Frictionless parking begins with PARCS technology offering connectivity with any of a wide range of other types of technology, including mobile payment tools, Bluetooth Low Energy (BLE), License Plate Recognition (LPR) tools, and bar code readers, and RFID technology.

Typically, when a driver enters a parking facility offering frictionless parking, that driver’s credentials are recognized by the system and associated with a payment account or permit. This can happen in a number of ways. In some facilities LPR equipment records the driver’s information and associates the vehicle with his or her credential. In others, RFID technology recognizes visitors’ parking lease tags, employee badges, drivers’ licenses or other identification cards, admitting authorized drivers to parking facilities or specially-designated areas within a parking facility. BLE systems, on the other hand, recognize Bluetooth signals from cell phones and other Bluetooth enabled devices to identify drivers. All of these approaches limit the driver’s physical contact with the parking equipment.

When the driver is ready to leave the facility, the system again recognizes the driver and charges his or her card (or recognizes if the driver has a permit). When payment is satisfied, the gate opens and the driver is able to exit the facility. Once again, when the driver leaves, he or she doesn’t have to touch any equipment.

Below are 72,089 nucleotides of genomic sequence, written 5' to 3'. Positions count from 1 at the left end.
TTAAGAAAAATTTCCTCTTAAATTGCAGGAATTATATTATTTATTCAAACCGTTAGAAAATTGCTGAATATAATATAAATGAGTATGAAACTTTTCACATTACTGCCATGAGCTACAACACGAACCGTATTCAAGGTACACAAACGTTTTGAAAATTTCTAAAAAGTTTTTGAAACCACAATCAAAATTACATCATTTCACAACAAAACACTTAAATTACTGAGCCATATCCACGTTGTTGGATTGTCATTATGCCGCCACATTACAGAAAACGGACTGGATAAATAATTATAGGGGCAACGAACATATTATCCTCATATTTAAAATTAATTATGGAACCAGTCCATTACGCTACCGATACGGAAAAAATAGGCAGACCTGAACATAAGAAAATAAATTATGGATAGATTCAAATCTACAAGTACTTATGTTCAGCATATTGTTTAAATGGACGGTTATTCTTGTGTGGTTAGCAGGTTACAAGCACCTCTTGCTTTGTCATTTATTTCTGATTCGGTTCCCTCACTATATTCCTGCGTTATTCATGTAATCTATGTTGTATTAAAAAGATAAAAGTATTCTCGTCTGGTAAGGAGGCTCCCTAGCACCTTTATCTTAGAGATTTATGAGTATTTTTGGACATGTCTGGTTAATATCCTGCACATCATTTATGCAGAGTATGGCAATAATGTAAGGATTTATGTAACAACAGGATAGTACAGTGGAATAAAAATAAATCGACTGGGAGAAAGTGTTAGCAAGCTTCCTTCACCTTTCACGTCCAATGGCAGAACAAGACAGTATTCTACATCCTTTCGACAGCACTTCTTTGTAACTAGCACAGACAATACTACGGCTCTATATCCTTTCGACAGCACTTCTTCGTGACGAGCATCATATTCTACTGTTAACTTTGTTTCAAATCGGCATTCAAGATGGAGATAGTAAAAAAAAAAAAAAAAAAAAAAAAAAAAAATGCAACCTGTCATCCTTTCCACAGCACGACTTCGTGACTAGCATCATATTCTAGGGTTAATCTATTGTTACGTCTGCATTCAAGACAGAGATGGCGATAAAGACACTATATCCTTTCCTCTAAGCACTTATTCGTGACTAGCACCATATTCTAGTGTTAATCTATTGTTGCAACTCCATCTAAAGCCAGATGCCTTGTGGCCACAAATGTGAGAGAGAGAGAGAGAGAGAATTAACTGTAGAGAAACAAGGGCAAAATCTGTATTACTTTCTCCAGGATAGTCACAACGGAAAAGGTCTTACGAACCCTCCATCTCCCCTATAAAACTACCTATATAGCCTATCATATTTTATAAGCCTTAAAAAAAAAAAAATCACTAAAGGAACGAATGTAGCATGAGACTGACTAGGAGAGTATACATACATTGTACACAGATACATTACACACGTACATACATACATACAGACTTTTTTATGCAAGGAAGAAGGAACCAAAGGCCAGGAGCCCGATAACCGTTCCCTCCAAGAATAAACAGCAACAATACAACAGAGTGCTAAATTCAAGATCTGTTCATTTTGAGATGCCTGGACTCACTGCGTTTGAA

Public Health Benefits

In recent years, many colleges and universities across the United States have added frictionless parking technology. For those campus parking facilities, the technology is already in place to protect parkers and staff. In those cases, campuses should be reaching out to students, faculty, and staff, as well as any transient parkers who may use the garages, to explain the public health benefits of frictionless parking and encourage them to utilize the equipment. Typically, this is just a matter of parkers creating an account associated with the frictionless system, associating the account with their license plate or permit tag, and inputting a credit card or permit number. Then, as they drive in and out of parking facilities the system will do all of the work, and they don’t have to stop to pay or touch equipment.